Tell me about...
What is calendula? What is it used for?
Calendula is a common plant grown throughout Europe and North
America. It is similar to a sunflower in appearance, with
large, scoop-shaped yellow or orange flowers.
The flowers of the calendula plant are used medicinally.
Much of calendulas anti-inflammatory action is due to
its high content of flavonoids. It also contains various saponins
Historically, calendula flowers were used to reduce inflammation
and fight infections. They were also used to treat a variety
of skin conditions, from eczema to ulcerations. Recent evidence
suggests they can fight some viral infections; there are also
anecdotal (but unsubstantiated) reports that calendula can
effectively treat cancer.
How much calendula should I take?
Most practitioners recommend 1-2 teaspoons of calendula combined
with 200ml of boiling water as a tea, with a minimum of three
cups of tea per day. Some practitioners also recommend 1-2ml
of calendula tincture, which can be taken with water or tea.
What forms of calendula are available?
Some specialty stores sell calendula flower petals, which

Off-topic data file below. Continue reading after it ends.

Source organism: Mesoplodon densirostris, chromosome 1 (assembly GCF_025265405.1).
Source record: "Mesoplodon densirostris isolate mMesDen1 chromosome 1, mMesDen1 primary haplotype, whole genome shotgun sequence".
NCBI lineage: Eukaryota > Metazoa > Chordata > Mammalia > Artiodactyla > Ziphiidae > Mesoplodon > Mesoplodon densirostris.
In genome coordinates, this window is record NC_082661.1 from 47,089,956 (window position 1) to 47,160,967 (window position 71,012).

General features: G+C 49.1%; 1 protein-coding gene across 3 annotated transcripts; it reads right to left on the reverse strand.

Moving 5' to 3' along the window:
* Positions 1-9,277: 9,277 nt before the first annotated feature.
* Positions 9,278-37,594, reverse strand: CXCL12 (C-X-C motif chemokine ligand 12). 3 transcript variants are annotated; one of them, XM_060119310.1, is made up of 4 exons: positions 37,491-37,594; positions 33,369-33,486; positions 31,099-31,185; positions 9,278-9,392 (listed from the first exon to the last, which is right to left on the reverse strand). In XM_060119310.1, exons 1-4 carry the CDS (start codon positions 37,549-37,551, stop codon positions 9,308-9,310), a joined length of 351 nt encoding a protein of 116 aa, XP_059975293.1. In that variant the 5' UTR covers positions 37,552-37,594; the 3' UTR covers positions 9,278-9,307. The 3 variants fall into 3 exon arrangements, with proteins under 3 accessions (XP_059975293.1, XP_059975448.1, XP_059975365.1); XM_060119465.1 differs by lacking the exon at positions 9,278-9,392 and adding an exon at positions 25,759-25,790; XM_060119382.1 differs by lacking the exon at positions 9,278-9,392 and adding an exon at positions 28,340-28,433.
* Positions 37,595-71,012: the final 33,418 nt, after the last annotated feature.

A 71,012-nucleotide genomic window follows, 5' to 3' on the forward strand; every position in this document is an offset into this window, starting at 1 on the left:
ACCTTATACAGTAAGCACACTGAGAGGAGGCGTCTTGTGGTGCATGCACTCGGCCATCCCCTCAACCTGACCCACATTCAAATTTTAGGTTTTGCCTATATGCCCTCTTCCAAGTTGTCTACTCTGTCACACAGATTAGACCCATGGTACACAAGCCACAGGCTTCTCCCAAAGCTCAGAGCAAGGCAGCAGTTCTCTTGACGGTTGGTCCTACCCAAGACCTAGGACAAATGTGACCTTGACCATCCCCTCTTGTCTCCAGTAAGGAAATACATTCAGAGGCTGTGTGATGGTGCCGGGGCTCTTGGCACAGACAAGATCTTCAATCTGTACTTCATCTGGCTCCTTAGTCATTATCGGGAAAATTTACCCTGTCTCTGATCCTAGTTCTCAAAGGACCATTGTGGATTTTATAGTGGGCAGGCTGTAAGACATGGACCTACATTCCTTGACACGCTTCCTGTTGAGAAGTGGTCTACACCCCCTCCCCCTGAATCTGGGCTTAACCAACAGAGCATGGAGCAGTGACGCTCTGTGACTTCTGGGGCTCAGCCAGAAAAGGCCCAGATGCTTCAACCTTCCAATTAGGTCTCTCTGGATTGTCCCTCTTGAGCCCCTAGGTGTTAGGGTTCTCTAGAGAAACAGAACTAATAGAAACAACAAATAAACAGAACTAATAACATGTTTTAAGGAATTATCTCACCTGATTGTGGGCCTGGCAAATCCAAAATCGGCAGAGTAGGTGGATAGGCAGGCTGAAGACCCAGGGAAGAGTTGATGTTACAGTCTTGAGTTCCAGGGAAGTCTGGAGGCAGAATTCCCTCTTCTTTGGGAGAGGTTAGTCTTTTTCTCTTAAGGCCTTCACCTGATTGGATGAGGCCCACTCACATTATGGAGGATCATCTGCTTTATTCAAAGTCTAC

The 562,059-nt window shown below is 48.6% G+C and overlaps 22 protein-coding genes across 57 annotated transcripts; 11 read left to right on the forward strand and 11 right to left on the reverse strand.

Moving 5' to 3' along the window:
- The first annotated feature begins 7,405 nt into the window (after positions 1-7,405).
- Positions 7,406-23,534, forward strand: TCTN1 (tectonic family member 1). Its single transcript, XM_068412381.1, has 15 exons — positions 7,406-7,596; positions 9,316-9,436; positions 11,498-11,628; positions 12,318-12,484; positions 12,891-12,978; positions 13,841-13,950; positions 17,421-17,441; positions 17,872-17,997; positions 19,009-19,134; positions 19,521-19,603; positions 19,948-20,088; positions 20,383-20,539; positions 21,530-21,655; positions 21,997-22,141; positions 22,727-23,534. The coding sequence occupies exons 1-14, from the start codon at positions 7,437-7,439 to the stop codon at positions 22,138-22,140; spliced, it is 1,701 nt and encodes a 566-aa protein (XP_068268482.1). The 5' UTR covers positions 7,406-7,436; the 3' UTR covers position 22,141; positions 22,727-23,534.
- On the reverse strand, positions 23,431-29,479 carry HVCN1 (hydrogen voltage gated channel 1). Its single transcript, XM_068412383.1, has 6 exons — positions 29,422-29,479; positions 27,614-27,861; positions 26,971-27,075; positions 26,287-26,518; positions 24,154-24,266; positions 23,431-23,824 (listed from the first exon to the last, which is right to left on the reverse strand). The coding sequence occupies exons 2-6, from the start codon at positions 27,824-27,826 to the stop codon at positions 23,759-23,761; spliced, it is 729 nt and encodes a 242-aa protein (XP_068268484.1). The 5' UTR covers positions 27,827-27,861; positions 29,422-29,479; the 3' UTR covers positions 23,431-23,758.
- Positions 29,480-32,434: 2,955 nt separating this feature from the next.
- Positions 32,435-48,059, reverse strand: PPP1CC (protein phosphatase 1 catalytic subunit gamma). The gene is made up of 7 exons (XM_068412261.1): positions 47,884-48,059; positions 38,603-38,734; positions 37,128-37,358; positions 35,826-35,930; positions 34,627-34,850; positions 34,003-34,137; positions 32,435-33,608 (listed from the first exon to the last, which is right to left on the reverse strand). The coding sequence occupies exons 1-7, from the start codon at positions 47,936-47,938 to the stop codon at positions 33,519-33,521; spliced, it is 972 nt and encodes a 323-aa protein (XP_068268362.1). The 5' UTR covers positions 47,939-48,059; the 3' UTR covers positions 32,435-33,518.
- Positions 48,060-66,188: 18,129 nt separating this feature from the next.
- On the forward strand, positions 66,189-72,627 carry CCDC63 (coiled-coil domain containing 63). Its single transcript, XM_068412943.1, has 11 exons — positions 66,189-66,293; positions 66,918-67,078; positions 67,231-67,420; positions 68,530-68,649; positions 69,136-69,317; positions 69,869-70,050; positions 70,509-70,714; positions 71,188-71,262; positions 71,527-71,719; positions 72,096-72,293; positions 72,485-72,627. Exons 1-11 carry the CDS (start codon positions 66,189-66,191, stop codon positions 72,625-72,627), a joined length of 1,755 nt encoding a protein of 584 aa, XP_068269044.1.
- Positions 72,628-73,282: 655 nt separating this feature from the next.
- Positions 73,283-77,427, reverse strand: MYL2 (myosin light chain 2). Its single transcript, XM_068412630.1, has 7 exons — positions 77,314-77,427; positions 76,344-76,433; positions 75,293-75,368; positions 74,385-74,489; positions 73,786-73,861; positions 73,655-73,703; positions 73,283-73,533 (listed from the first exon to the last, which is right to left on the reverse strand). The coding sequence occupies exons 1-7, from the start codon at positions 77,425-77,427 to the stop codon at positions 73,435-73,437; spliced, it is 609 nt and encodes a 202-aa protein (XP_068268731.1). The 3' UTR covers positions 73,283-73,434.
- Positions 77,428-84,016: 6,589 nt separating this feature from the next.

can be used to make a calendula tea. Calendula tinctures and
ointments are also available.
What can happen if I take too much
calendula? Are there any interactions I should be aware
of? What precautions should I take?
Except for persons who may be allergic, there are no know
side-effects or drug interactions with calendula.
Other Resources :
More You Know About Minerals
More You Know About Nutrition
De Tommasi N, Conti C, Stein ML, et al.
Structure and in vitro activity of triterpenoid saponins form calendula arvensis.
Plants Med 1991;57:2503.
Della Loggia R, Tubaro A, Sosa S, et al. The role of
triterpenoids in the topical anti-inflammatory activity of calendula
officinalis flowers. Planta Med 1994;60:51620.
Leung A, Foster S. Encyclopedia of Common Natural
Ingredients Used in Food, Drugs and Cosmetics, 2d ed. New York:
John Wiley & Sons, 1996, 1134.
Weiss RF. Herbal Medicine. Gothenburg, Sweden: Ab Arcanum, 1988, 344.
Wichtl M. Herbal Drugs and Phytopharmaceuticals. Boca Raton,
FL: CRC Press, 1994, 11820.